To be nice, the first thing I can mention is the feature that caught my eye: It looks so soft and shiny. Especially in this grey color, the yarn has an almost-metallic sheen to it. The result when worked up reflects light to give the solid color some dimension. The name of this yarn is no lie! It is definitely both soft and shiny.
Unfortunately, that's where the good points stop. After my fiasco with Facets by the same brand, I noticed some similarities with this lighter-weight yarn. (I don't usually compare yarns in reviews, but I will be doing it this time.) The spin seems to be a little loose, making it prone to splitting. And the fluffiness of that loose spin gets caught on itself, indeed making ripping back more of a pain than it needs to be. Yup, very similar. What I wonder is - Will it be the same disaster as Facets when it comes to washing?
Typically, I'll start with whatever hook size might be recommended on the label. For this 100% acrylic worsted weight (4) yarn, a 4 mm hook is called for. After struggling with splitting just through the beginning chain of five, I switched to a larger hook. This made the problem worse and I found some luck with using a smaller 3.75 mm instead.
I'm a little doubtful about that "worsted" part... It looks like worsted. It feels like worsted from the skein. But once it's on the hook, it works up more like DK (3) weight. I'd call it a light-worsted. That loose spin seems to give the yarn room to squish down and become smaller than it appears. I tested this square pattern with the usual acrylic worsted I use and the same hook size. The motif turned out to be almost an inch bigger than the ones I'm making with Soft & Shiny!
I don't want to bring the other yarn into the picture because it's in no way similar to what we have here and not really fair to compare (it's one of my two favorites so if you know me, you know it). However, the results proved that this is surely a light-weight worsted weight. The pattern turned out stiff as a board when worked up in that other yarn with this small hook; the open chain spaces were barely visible. Soft & Shiny produced a delicate square that didn't compare to any of my "everyday" worsted weights.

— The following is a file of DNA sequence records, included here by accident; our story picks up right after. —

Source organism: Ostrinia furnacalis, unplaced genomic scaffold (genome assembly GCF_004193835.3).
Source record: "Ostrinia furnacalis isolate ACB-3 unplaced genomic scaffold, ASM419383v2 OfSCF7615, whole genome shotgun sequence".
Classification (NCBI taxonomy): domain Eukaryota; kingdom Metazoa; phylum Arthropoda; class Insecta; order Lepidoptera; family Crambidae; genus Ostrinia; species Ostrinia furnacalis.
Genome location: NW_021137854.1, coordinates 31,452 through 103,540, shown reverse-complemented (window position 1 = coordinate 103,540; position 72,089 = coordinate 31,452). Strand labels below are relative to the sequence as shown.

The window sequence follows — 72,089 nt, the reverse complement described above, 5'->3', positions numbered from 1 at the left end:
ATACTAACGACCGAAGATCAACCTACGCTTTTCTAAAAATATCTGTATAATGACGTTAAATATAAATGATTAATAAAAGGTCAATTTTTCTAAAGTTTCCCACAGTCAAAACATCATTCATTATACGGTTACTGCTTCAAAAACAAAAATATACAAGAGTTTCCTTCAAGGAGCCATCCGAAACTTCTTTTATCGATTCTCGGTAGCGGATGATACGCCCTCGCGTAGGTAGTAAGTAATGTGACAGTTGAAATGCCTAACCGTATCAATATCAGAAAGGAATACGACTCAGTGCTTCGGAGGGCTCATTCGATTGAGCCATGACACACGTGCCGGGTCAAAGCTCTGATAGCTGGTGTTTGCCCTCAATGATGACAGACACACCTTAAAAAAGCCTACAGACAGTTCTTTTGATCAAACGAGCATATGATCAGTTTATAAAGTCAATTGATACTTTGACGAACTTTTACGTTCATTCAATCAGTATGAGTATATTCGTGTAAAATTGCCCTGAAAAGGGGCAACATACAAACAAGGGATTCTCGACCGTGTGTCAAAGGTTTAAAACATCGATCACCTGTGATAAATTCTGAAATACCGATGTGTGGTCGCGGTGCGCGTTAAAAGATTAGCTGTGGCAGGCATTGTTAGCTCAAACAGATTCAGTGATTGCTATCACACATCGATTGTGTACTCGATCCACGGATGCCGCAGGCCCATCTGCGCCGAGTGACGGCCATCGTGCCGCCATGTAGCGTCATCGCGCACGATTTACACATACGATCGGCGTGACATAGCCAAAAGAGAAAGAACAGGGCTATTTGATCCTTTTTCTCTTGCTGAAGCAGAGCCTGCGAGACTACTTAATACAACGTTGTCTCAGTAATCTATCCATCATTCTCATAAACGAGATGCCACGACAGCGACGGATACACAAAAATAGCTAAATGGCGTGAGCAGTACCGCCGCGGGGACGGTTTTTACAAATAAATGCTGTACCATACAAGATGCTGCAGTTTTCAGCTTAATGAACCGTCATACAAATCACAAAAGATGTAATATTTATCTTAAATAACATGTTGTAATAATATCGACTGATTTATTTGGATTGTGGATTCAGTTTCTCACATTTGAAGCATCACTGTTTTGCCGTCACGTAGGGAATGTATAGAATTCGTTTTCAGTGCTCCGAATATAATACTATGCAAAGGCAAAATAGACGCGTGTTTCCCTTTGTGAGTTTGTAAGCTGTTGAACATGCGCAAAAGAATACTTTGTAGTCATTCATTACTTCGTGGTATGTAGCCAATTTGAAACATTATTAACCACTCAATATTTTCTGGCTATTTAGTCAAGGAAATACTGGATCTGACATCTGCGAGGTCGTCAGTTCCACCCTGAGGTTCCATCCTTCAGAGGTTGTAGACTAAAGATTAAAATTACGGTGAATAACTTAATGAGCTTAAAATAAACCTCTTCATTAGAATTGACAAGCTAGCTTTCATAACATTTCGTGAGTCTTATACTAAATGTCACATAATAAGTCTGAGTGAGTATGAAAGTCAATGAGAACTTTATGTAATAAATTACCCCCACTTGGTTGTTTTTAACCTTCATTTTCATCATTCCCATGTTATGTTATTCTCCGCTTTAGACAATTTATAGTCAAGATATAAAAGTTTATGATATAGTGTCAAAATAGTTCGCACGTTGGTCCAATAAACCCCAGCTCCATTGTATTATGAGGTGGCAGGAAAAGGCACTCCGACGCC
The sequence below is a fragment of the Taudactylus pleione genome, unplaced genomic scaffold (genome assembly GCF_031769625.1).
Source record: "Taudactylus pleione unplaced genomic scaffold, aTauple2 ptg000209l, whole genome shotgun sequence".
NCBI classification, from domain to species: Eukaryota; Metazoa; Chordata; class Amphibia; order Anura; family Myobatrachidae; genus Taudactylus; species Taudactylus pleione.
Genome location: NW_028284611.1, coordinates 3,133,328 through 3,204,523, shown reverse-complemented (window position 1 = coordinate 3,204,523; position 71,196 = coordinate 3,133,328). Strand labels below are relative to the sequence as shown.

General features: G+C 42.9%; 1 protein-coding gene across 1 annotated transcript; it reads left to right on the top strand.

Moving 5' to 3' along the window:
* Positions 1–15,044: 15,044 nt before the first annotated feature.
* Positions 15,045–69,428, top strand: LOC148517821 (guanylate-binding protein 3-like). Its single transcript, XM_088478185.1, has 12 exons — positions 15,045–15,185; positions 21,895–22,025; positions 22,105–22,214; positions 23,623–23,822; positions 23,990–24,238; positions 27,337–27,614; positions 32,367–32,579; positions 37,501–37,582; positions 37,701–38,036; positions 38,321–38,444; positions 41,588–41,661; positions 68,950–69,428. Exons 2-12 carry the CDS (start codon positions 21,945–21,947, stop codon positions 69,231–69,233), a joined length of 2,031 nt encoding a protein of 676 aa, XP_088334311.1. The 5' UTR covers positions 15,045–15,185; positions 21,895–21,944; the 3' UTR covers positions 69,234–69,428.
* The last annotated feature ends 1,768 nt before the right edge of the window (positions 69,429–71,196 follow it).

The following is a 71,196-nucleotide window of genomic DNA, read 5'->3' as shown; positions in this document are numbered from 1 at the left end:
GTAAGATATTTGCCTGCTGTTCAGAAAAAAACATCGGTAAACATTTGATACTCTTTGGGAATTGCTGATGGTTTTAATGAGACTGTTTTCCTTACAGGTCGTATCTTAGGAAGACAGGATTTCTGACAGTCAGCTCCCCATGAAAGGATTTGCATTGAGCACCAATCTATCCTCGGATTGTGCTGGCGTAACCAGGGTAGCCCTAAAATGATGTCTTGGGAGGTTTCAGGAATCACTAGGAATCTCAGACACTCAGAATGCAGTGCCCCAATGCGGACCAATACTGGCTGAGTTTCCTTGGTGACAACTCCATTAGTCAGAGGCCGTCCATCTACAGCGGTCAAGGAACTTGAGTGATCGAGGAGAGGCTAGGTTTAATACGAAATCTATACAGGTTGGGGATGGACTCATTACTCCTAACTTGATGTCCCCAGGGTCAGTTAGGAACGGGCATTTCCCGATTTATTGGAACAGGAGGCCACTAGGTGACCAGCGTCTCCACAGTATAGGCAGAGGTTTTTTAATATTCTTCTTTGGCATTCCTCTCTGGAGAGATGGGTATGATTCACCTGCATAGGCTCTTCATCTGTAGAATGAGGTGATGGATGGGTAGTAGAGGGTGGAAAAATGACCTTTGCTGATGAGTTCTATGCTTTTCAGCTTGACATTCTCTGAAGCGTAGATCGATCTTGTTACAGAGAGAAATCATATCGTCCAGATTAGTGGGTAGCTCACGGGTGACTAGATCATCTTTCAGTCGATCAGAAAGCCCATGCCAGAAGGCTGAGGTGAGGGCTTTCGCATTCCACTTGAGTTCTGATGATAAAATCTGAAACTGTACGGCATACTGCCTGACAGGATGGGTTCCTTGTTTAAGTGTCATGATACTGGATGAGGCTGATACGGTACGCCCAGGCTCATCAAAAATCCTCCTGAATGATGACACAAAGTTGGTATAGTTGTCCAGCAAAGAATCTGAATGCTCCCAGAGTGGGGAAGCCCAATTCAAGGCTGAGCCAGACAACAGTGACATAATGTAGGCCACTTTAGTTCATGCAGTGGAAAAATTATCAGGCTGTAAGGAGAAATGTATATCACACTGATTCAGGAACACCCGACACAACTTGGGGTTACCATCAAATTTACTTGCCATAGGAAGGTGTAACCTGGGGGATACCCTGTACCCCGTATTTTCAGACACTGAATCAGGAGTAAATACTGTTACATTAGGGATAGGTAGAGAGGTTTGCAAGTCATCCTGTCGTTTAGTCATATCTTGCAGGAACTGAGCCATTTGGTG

Now, my friends, let's bring in another yarn... This yarn's competitor needs to be put to the test. I have to be blunt and say there's no doubt this yarn is a pure knock-off of Caron Simply Soft. That's why I bought it. Again, from the skein itself: Soft & Shiny feels softer and looks shinier than Simply Soft.
And remember - We're talking about from the skein, not when worked up. Both yarns appear to be the same weight. Holding a strand of each at the same time, you couldn't tell the difference other than from softness... Well, you can feel that Simply Soft has a much tighter twist than Soft & Shiny.
Now, forget the feel; let's get technical. The actual width of Soft & Shiny (grey) is a little thicker than Simply Soft (blue). However, Simply Soft has more wraps per inch (wpi) than Soft & Shiny. When you get down to the nitty gritty science of yarn, these two don't compare one bit! Simply Soft might look like the lighter weight yarn to the eyes, but Soft & Shiny is less dense when it comes to fiber content.
The loose spin may give the appearance of a thicker yarn, but keep in mind that it's just empty space between the fiber. That empty space compresses under tension, so you don't get the same results as with a tighter-spun yarn. Same hook; same pattern again: